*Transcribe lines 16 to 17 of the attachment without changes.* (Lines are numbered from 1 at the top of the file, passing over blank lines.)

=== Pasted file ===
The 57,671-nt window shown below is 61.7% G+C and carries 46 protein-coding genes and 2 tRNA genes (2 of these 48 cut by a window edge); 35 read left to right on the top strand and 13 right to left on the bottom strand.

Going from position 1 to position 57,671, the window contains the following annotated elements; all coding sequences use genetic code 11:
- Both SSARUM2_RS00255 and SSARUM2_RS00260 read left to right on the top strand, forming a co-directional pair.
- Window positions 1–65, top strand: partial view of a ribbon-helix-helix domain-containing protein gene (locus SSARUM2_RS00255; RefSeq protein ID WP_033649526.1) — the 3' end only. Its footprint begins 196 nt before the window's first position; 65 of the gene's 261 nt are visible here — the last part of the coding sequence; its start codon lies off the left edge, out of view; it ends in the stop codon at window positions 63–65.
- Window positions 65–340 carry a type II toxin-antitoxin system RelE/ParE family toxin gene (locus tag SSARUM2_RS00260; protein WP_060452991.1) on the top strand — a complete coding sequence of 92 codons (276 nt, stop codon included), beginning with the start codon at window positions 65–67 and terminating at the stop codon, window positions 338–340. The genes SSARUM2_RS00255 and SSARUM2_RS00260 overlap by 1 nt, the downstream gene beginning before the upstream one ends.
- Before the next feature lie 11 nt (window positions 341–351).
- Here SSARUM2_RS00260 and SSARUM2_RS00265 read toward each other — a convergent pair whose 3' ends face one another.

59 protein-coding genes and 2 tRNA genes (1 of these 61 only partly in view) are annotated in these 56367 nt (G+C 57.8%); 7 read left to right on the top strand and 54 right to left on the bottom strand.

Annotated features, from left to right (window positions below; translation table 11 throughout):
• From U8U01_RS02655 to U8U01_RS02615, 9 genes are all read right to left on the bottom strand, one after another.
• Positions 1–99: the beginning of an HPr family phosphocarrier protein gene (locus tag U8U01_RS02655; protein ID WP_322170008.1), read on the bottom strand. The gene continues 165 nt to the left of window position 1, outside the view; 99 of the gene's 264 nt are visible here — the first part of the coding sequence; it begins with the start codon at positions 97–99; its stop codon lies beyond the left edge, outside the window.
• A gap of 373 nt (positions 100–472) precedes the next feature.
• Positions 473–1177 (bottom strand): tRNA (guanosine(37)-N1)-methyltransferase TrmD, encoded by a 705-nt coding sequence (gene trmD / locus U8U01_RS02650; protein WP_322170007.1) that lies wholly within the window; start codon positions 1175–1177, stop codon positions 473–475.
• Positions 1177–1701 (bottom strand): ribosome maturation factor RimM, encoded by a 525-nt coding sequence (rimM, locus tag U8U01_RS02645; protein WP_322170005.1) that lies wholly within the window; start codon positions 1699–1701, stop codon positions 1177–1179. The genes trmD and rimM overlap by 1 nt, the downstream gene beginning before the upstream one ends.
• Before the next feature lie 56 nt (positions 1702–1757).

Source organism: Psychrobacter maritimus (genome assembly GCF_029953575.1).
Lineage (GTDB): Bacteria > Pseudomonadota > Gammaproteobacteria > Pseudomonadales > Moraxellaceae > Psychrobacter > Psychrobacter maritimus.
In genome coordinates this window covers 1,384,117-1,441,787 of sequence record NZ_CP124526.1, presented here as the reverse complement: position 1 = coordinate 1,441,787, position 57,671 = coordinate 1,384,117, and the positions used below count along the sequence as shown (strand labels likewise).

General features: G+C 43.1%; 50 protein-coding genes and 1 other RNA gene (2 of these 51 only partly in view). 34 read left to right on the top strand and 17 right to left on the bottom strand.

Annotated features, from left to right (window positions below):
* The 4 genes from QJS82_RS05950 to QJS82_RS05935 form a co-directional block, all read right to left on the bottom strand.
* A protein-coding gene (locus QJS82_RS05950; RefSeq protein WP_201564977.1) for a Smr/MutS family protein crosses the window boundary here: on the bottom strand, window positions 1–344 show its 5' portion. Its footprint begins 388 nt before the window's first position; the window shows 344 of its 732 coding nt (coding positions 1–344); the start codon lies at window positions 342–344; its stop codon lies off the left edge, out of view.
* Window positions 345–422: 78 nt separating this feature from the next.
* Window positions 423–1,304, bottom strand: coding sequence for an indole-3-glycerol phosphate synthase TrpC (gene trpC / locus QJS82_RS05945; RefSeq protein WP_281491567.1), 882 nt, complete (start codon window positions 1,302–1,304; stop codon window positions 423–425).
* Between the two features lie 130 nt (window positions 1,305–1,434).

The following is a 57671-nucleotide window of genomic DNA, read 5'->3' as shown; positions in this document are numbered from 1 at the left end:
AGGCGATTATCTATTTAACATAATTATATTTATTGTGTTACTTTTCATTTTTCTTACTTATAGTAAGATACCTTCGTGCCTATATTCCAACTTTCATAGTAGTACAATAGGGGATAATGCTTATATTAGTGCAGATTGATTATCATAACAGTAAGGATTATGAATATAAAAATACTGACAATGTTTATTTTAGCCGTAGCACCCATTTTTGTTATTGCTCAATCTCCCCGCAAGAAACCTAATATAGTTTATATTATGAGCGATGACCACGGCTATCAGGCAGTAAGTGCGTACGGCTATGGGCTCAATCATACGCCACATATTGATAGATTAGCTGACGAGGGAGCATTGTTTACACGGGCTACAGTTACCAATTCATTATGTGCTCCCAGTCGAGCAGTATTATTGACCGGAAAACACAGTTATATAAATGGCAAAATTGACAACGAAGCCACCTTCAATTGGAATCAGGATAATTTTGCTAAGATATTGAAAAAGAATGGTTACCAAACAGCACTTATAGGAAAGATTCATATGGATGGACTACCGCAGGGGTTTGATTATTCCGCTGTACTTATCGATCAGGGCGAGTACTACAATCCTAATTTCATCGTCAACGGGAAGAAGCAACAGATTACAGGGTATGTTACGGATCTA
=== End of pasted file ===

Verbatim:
Source organism: Psychrobacter maritimus (genome assembly GCF_029953575.1).
Lineage (GTDB): Bacteria > Pseudomonadota > Gammaproteobacteria > Pseudomonadales > Moraxellaceae > Psychrobacter > Psychrobacter maritimus.